ACROSS THE COMMON


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1996-2010

ARTICLES:
The Grass Roots
by KEN TAYLOR
The First 100 Years
by TOM MORGAN
Our Own Ground and it's Amenities
by ARTHUR BARTON
Our Life Members
by ARTHUR BARTON
The Club Game
by CHRISTOPHER MARTIN-JENKINS
From Nairobi to Nottingham
by BASHARAT HASSAN
Salutations
West Country Tours
Youth Cricket
And Don't Forget the Groundsman

Pelsall Cricket & Sports Club

FROM NAIROBI TO NOTTINGHAM
by BASHARAT HASSAN
Looking through the dressing room windows as I tidied up my kit at the close of last season, I watched the solitary figure of Ron Allsop carefully tending the square and trying to make good the damage of the summer. My mind turned back to those jute matting wickets of the Sir Ali Sports Club in Nairobi where I learnt my cricket. The season would just be starting in Kenya, though now the matting has been replaced by turf. Almost exactly twenty years ago to the day, I went out to open for Kenya against the MCC and played an innings which was to change the course of my life. The MCC had brought out a strong team with ten England caps and the fast bowling in the hands of David Larter, the tall Northants cricketer, and the left arm seamer Jeff Jones, both at the peak of their careers.

It was one of those days when from the first delivery the ball went sweetly from the bat and the fast outfield encouraged me to play strokes. Jones and Larter gave way to Robin Hobbs and Tom Cartwright, but the runs still came and I had 84 to my name before I was stumped. At close of play, Mike Smith, the MCC captain, congratulated me on my batting and asked if I had thought of coming to England to make a career out of cricket. My father thought that there was no harm in Mr. Smith putting my name forward when he returned to London- probably nothing would come of it! Over the next ten months there were several letters and much discussion. At times it looked as if the idea would come to nothing, but in the autumn of 1965 I received a letter from Nottinghamshire County Cricket Club, who offered me a two year contract on their staff at £450 for the first year. There was a great deal of debate in the Hassan household when that letter arrived. I had never been outside East Africa in my life and the thought of leaving friends and family behind for the unknown, though it aroused my sense of adventure, was more than a littje frightening.

The vital date was April 4th, 1966-a Monday. I had arrived in Nottingham the previous Saturday, only to be greeted with a snow storm; having flown in to Heathrow from Nairobi two days before. April 4th was the day on which all the players on the staff were required to report for duty. As it happened the County had decided to make quite a number of changes for 1966-Norman Hill, the dark haired opening batsman had been made captain, Johnny Clay was the new coach and two well-known players from other counties-Roy Swetman and Bob White-had moved to Trent Bridge, so it meant that I wasn't the only one trying to find his feet! I had however one disadvantage which was unique-of the seventeen players, I was the only one who had never played cricket on a grass pitch. I went cautiously into the nets trying to learn, in a fortnight, what the rest of the players had been accustomed to all their lives-the daily -perhaps I ought to say hourly, variations to be found on a grass wicket. Then it was off to Queen's Park, Chesterfield, for my first chance out in the middle. I was to spend the summer, whilst qualifying for the County, playing for Worksop in the Bassetlaw League.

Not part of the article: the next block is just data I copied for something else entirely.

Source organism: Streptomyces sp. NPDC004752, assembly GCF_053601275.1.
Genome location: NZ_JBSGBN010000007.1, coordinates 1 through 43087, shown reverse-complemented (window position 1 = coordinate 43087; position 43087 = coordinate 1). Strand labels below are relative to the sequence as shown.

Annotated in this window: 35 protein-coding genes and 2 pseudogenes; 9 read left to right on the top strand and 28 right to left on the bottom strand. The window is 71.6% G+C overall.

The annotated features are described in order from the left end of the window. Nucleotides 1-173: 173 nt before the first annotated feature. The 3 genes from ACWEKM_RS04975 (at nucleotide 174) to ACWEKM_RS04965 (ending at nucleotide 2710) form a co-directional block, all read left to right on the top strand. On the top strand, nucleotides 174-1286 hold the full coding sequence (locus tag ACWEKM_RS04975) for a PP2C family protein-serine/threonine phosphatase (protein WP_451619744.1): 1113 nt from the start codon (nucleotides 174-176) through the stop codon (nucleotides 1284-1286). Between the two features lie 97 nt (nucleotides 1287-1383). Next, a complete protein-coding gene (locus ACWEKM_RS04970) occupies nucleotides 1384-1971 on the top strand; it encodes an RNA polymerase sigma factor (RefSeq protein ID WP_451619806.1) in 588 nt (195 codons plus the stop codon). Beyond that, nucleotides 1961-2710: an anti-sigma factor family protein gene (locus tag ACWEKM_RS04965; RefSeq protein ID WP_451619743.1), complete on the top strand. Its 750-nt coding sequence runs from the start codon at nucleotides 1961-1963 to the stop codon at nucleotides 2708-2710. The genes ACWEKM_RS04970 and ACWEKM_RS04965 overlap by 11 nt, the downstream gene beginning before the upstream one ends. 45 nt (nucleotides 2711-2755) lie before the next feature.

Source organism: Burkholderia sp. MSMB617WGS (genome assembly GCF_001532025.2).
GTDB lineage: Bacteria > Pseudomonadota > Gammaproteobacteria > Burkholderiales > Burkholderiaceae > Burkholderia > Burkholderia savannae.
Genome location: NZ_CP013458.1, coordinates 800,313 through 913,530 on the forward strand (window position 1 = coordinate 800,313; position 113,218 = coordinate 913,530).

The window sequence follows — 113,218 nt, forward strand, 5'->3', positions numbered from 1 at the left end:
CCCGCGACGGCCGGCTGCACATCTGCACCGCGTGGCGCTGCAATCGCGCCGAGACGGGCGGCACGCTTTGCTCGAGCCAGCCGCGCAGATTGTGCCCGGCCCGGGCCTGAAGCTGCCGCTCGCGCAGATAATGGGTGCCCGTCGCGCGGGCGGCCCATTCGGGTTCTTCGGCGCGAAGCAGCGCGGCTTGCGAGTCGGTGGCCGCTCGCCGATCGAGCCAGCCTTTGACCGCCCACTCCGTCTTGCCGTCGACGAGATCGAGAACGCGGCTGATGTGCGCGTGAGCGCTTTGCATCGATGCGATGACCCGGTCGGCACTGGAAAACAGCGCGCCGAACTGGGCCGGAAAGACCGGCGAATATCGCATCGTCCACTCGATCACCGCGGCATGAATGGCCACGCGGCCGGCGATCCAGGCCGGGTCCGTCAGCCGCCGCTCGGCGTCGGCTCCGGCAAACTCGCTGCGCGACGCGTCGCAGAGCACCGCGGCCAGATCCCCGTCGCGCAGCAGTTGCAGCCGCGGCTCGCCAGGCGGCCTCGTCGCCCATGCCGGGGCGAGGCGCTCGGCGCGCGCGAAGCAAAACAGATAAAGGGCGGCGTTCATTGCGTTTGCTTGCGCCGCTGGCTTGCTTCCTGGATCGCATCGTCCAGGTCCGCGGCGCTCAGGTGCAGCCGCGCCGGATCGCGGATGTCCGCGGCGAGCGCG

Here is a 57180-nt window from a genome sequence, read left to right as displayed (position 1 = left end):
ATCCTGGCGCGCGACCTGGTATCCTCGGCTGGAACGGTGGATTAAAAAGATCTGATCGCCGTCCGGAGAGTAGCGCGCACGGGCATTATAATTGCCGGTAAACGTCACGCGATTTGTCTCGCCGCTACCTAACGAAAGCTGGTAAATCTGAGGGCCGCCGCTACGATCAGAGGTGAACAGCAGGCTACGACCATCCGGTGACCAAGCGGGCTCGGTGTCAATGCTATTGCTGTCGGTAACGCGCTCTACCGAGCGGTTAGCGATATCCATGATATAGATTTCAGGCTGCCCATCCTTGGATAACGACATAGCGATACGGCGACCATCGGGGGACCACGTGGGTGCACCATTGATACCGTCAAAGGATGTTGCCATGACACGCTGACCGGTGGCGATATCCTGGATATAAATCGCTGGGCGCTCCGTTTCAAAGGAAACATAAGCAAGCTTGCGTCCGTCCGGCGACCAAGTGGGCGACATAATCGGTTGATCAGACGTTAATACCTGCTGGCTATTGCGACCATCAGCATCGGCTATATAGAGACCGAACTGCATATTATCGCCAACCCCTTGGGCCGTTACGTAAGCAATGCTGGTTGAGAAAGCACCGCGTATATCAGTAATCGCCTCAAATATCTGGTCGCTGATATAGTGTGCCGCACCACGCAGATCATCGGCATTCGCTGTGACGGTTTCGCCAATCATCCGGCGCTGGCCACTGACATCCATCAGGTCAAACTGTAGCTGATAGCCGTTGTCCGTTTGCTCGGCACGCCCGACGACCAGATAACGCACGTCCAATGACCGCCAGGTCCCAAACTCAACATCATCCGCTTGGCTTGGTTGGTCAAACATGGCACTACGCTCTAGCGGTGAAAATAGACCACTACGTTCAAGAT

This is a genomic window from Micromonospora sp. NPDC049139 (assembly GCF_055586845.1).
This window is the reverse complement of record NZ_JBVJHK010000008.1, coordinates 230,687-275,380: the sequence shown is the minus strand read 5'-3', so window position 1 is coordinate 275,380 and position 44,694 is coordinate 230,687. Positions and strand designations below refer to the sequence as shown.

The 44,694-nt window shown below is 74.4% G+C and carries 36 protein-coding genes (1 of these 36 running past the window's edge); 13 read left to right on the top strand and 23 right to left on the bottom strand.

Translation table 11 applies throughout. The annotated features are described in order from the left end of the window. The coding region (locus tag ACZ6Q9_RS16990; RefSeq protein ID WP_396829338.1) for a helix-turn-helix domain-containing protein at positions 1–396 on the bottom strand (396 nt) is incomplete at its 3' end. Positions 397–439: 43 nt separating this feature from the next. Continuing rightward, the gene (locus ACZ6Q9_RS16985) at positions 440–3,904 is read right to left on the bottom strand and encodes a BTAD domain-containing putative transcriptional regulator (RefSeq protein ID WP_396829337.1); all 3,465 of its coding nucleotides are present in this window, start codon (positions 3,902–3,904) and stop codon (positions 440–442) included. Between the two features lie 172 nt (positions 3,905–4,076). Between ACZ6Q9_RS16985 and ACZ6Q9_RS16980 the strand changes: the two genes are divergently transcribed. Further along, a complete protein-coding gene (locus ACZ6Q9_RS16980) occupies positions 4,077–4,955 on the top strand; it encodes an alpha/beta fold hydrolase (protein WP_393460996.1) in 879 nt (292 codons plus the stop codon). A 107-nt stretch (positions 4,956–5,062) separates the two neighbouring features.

I was fortunate enough to score 93 not out on my debut for Worksop and it was the beginning of a very happy season with the Club-I also managed to make runs for Notts Second XI and all in all that first season in England gave me a great deal of hope that the County would be keen to renew my contract at the end of 1967. That second summer saw me hit my first century in County cricket and I managed to win a place in the Championship side for most of the season. A sudden change in the qualification rules for the 1968 season however put a stop to hopes of strengthening my place in the First team-Notts signed Garry Sobers and Deryck Murray, both of course West Indian Test players, and each county was permitted to play only two overseas men in any one match, so I was confined to the second team. I did get one chance, against the Australians, when I was so anxious to prove my worth that I bagged a king pair in just over an hour-I shall have to ask our librarian if that's a record; if it is I hope no one is unfortunate enough to beat it!

Happily I was able to play for the first team in 1969 and in fact didn't miss a match, though I expect my old friends in Nairobi were a trifle surprised to discover that my place in the side was due to my fielding in the covers! I batted, more often than not, at No. 7- although at home I always opened the batting and kept wicket.
So much has happened in the last twenty years that this short essay cannot even give all the highlights of my career in first-class cricket. The great moment for me was the winning of the Championship in 1981, but above all cricket has enabled me to meet and make friends with so many people and given me opportunities which I would not otherwise have had. I certainly made the right decision when I signed that two year contract all those years ago-the career of a professional cricketer has its ups and downs and you can't get further down than a king pair in an hour, but I wouldn't change any of it



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